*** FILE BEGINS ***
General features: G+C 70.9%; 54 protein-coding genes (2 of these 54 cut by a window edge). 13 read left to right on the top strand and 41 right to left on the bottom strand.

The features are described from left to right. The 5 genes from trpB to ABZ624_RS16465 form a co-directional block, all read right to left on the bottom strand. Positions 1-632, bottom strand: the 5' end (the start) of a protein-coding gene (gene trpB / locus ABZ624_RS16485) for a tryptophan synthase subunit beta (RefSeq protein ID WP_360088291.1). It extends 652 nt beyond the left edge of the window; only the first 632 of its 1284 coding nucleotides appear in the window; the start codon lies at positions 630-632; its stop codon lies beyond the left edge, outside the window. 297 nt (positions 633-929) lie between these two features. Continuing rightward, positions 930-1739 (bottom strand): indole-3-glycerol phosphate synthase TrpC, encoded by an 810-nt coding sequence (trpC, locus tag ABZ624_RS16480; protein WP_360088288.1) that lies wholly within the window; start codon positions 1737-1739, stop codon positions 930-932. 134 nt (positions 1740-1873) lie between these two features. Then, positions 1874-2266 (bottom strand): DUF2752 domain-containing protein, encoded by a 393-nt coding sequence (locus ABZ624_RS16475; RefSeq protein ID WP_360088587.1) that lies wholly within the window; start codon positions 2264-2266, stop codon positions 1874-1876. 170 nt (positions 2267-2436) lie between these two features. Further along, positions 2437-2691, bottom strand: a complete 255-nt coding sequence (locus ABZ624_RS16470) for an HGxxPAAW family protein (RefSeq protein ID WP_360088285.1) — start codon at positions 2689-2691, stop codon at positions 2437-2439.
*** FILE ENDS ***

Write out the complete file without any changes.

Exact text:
General features: G+C 70.9%; 54 protein-coding genes (2 of these 54 cut by a window edge). 13 read left to right on the top strand and 41 right to left on the bottom strand.

The features are described from left to right. The 5 genes from trpB to ABZ624_RS16465 form a co-directional block, all read right to left on the bottom strand. Positions 1-632, bottom strand: the 5' end (the start) of a protein-coding gene (gene trpB / locus ABZ624_RS16485) for a tryptophan synthase subunit beta (RefSeq protein ID WP_360088291.1). It extends 652 nt beyond the left edge of the window; only the first 632 of its 1284 coding nucleotides appear in the window; the start codon lies at positions 630-632; its stop codon lies beyond the left edge, outside the window. 297 nt (positions 633-929) lie between these two features. Continuing rightward, positions 930-1739 (bottom strand): indole-3-glycerol phosphate synthase TrpC, encoded by an 810-nt coding sequence (trpC, locus tag ABZ624_RS16480; protein WP_360088288.1) that lies wholly within the window; start codon positions 1737-1739, stop codon positions 930-932. 134 nt (positions 1740-1873) lie between these two features. Then, positions 1874-2266 (bottom strand): DUF2752 domain-containing protein, encoded by a 393-nt coding sequence (locus ABZ624_RS16475; RefSeq protein ID WP_360088587.1) that lies wholly within the window; start codon positions 2264-2266, stop codon positions 1874-1876. 170 nt (positions 2267-2436) lie between these two features. Further along, positions 2437-2691, bottom strand: a complete 255-nt coding sequence (locus ABZ624_RS16470) for an HGxxPAAW family protein (RefSeq protein ID WP_360088285.1) — start codon at positions 2689-2691, stop codon at positions 2437-2439.